Charles Vert Willie, 1927-2022
As blacks refused to participate in their own oppression by going to the back of the bus in 1955 in Montgomery, women are refusing to cooperate in their own oppression by remaining on the periphery of full participation in the Church in 1974 in Philadelphia.
- Charles Willie
Charles Vert Willie is an educator, social activist, sociologist, and expert in school desegregation. He graduated in 1948 from Morehouse College, and then went to Atlanta University and earned a master’s degree followed by a Ph.D. in sociology from Syracuse University nine years later. Willie held the positions of chair of the Department of Sociology and vice president for student affairs of the university at a time when African Americans were seldom appointed to such positions. In 1974 he went to Harvard University to become the Professor of Education and Urban Studies, and later the Charles William Eliot Professor of Education at the Graduate School of Education.
Over the years he has served as a consultant, expert witness, and court appointed master in major school desegregation cases across the nation. President Jimmy Carter appointed Dr. Willie to the President’s Commission on Mental Health. In 1968 he was elected to the Church’s Executive Council, and was twice elected as the vice president of the House of Deputies, in 1970 and 1973. He was the first African American elected to this office in the General Convention.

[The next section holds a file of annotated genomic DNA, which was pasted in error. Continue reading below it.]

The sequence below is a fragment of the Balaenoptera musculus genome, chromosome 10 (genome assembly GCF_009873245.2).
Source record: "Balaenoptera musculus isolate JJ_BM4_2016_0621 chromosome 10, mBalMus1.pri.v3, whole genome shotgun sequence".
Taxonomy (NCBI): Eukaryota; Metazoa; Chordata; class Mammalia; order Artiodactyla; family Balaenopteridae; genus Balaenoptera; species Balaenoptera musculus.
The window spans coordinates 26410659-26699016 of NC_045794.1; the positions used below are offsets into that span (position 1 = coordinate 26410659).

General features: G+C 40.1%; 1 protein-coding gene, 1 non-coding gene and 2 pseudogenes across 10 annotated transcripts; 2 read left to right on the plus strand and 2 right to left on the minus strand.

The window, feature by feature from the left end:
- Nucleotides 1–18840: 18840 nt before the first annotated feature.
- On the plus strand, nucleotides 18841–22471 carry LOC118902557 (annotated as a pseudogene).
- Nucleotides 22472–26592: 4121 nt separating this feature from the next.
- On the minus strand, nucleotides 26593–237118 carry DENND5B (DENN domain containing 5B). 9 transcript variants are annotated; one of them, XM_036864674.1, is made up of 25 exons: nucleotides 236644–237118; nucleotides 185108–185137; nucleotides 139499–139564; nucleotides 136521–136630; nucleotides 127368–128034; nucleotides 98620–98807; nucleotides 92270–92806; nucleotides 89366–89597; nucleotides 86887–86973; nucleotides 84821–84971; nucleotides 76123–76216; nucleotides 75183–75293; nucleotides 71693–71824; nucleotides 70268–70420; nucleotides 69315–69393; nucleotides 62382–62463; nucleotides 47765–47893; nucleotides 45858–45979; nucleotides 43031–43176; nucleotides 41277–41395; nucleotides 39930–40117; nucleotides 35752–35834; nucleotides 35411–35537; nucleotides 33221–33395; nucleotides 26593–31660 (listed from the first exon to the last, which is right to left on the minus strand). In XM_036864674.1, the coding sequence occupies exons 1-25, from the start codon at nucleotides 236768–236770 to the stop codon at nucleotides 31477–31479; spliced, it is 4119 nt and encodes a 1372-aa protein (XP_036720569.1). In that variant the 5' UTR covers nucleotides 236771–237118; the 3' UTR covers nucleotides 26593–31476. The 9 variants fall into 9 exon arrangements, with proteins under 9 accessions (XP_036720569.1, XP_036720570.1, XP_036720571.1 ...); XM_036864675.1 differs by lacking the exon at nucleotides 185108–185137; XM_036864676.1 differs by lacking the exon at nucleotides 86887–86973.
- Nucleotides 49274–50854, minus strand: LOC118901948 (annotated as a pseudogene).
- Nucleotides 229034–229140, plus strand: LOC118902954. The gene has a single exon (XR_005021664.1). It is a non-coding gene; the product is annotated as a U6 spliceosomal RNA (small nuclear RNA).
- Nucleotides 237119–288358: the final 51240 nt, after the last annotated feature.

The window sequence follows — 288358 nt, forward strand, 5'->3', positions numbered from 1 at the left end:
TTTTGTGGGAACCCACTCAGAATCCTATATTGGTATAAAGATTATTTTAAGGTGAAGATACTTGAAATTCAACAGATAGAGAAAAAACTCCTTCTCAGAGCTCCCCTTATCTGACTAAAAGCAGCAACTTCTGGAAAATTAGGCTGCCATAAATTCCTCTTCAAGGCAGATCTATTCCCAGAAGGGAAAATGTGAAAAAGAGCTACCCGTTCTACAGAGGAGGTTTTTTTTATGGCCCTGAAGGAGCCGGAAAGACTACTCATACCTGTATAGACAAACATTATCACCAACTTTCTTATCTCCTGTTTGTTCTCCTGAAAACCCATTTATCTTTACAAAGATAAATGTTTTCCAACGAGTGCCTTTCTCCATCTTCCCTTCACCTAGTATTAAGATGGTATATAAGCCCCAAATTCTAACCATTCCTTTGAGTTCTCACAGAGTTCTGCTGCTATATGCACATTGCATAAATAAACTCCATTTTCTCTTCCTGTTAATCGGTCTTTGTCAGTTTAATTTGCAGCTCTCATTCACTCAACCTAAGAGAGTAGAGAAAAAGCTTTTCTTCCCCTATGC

In 1974 he participated as a lay-preacher in the ordination of the first women priests known as the “Philadelphia 11.” A majority of the House of Bishops considered the ordinations to be invalid. In protest, Willie resigned as the vice president of the House of Deputies of General Convention.
Willie has honorary degrees from Berkeley Divinity School, Episcopal General Seminary, and Seabury-Western Theological Seminary, as well as the Episcopal Divinity School for distinguished and faithful ministries in social justice. He has authored or edited more than 25 books and articles addressing issues such as women’s rights, community development, race relations, and urban education. Morehouse-Barlow published his book entitled Church Action in the World in 1969. [Sources]